• Psychological Health Center of Excellence (PHCoE) began a study of antidepressant use and risk for suicide-related outcomes among Active-Duty Service members. The study will provide valuable insight into the association between antidepressant use and suicide risk among Service members. Conclusions drawn from the study could be used to develop new clinical procedures for suicide risk care that may address a heretofore unidentified source of risk.
  • The new MTF Annual Regulatory Training saved the MHS 68,713 staff-hours in year one, and 451,491 staff-hours of training time over the next three years.  The new training program saves the average MTF trainee 50 minutes the first year and then 2 ½ hours in each of the following two years. This time savings year over year equates to approximately a 40% savings in training time for the regulatory training. For clinicians and specialists, these regulatory training requirements will decrease from 3 ½ hours a year to under 2 hours, increasing their availability to see patients. Similarly, this is a training time savings of45% for this regulatory training. This saving equates to an estimated staff-hour savings of 7,328 staff-hours in year one and 48,907 staff-hours in years two and three.
  • The Defense Medical Modeling & Simulation Office (DMMSO) has improved communication and collaboration (breaking down silos) between the Service-specific Medical Modeling and Simulation (MM&S) programs, leading to a total cost savings/avoidance of $4.81 million since its inception in fiscal year 2014.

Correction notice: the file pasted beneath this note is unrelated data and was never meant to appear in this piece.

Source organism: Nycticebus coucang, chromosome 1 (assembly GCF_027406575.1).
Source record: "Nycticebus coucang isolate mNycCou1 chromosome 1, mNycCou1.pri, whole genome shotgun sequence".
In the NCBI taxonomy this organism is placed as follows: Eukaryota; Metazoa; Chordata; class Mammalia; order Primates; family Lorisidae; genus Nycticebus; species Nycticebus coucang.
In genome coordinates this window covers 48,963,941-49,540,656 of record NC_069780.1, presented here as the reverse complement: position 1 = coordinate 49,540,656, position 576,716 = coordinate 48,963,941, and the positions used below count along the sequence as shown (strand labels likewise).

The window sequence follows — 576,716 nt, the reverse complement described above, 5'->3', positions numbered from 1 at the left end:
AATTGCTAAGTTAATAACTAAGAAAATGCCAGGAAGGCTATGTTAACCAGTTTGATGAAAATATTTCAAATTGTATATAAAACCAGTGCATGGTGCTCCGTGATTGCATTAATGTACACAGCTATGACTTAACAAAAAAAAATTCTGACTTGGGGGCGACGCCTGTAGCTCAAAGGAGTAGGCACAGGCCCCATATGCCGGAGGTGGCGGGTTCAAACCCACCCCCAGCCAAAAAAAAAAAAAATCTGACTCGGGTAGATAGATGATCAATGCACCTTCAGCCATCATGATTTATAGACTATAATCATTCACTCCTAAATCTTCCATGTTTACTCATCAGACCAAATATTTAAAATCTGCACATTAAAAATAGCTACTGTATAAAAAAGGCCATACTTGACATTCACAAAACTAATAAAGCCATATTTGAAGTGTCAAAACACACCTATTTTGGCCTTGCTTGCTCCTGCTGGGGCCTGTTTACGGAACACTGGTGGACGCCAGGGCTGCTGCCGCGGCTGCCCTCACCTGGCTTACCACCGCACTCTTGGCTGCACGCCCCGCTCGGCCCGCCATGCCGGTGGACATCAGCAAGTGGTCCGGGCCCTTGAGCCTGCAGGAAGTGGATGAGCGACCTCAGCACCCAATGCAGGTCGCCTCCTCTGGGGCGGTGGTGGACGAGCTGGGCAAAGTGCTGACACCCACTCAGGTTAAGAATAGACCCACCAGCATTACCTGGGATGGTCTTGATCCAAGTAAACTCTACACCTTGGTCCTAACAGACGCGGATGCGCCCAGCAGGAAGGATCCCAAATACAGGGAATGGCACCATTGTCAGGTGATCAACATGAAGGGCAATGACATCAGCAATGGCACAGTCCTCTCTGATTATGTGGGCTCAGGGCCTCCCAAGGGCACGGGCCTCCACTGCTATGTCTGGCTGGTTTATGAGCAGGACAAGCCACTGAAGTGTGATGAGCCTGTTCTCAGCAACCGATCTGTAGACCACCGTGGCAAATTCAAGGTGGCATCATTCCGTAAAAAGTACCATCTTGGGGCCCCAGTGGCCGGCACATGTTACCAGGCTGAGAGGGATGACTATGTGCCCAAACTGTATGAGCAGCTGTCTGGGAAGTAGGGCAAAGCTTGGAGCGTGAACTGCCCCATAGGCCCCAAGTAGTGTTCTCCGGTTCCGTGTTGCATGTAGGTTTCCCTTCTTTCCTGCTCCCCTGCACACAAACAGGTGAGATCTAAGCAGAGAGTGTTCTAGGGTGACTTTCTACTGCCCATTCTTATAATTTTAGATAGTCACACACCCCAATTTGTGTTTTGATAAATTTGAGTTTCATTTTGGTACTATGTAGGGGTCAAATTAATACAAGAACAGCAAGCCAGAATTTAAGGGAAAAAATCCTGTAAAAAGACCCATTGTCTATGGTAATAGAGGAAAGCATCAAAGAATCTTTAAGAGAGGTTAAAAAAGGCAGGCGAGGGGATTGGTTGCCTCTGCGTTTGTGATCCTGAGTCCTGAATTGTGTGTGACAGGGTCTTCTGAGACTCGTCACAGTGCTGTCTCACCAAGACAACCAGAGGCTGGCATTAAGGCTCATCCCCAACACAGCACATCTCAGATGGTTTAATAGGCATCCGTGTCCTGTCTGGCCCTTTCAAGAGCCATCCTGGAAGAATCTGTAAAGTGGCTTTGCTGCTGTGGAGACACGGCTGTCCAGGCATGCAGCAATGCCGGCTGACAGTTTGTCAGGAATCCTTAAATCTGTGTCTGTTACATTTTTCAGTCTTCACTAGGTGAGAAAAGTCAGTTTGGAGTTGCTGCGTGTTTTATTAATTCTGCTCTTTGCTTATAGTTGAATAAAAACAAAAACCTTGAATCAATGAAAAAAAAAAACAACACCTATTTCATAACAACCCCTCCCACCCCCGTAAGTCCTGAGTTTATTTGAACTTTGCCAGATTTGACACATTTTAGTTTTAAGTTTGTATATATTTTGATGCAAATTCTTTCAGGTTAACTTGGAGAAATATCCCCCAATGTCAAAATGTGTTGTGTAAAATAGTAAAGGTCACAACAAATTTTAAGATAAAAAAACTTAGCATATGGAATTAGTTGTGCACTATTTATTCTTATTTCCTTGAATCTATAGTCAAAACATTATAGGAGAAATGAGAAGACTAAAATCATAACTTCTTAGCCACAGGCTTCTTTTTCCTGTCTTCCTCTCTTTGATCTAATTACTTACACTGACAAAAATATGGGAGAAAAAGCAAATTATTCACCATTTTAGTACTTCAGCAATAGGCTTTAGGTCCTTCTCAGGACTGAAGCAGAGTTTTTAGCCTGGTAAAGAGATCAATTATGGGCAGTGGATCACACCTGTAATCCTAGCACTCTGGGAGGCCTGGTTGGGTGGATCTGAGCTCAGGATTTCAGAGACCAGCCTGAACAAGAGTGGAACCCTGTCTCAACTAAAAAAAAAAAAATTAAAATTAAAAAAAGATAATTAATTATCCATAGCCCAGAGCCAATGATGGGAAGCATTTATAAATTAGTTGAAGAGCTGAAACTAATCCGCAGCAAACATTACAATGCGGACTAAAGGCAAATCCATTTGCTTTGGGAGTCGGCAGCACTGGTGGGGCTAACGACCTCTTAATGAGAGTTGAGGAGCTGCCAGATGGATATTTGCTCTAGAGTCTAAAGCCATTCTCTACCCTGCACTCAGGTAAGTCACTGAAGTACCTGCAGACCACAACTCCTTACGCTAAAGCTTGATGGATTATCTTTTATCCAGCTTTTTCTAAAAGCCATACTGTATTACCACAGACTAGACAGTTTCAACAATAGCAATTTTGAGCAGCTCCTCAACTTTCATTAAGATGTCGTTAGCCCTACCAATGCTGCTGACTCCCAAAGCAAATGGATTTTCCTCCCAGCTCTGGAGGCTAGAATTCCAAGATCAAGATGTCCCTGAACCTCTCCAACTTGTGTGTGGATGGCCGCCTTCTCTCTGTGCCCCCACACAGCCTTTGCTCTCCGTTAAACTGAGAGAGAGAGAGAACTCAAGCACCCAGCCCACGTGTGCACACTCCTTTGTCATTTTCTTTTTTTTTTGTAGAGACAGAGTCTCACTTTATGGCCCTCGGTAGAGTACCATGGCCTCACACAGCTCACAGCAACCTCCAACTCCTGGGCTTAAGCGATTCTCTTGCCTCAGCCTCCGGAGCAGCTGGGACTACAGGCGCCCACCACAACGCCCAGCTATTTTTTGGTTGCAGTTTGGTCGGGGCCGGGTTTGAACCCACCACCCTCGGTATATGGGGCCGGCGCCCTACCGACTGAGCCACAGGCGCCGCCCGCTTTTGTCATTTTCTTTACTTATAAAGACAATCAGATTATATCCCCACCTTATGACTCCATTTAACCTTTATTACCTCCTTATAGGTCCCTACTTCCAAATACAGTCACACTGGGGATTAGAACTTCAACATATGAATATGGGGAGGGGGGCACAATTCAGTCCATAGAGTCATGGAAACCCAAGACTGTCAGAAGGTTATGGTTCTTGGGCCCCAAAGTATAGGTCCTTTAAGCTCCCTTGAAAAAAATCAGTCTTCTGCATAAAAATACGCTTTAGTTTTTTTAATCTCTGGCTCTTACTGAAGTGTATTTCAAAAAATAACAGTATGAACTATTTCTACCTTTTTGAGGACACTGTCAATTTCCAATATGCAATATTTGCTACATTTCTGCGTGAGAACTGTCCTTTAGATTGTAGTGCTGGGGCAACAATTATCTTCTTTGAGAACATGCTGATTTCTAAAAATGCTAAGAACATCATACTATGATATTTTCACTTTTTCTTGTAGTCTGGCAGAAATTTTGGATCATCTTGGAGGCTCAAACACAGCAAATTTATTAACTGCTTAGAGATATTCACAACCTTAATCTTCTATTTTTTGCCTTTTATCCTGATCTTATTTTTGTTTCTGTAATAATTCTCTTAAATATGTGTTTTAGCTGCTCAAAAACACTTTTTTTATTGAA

• Through a new Life Support training conversion, DHA’s new training methodology reduces time away from patient care for both students and instructors by cutting training time for Life Support training by up to 50%, with an estimated time savings of 242,000 staff-hours for students and an additional 12,000 staff-hours for instructors.
  • Launched nine enterprise-wide initiatives stemming from the Quadruple Aim Performance Process (QPP) and has documented the demand, supply, and gaps for 123 MTFs and 7 markets. These achievements are part of the DHA’s long-term effort to synchronize the Services and the DHA onto a single, cyclical strategy planning and execution cycle. MTFs from all the Services are now aligning their Strategic Performance Plans to a single (DHA) Director’s Guidance as opposed to three separate sets of guidance from each of the Services.446 Strategic Initiatives were submitted in alignment with DHA Guidance during FY20.
  • A recent Defense and Veterans Brain Injury Center (now Traumatic Brain Injury Center of Excellence) study may aid in returning the warfighter to duty status quicker, as well as create a pathway to new treatment interventions for service members.

MHS transformation efforts were driven by Section 702 of the Fiscal Year 2017 National Defense Authorization Act and subsequent guidance provided by Congress in 2018, 2019, and 2020 that directed the MHS reorganization, redefining the roles of the military medical departments and the DHA in the administration and management of hospitals and clinics. 

As the single agency in charge of all MTFs, the DHA will create a more integrated, efficient, and effective system of medical readiness and health care delivery.  “Throughout our response to the COVID-19 pandemic and the MTF transition efforts, the DHA continues to focus on ensuring the continuation of the Department of Defense’s top three priorities— protect the DOD’s people, maintain military readiness, and support the whole-of-government interagency response,” concluded Butler.

For more information on the Military Health System Transformation, visit the MHS Transformation.

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Last Updated: January 21, 2021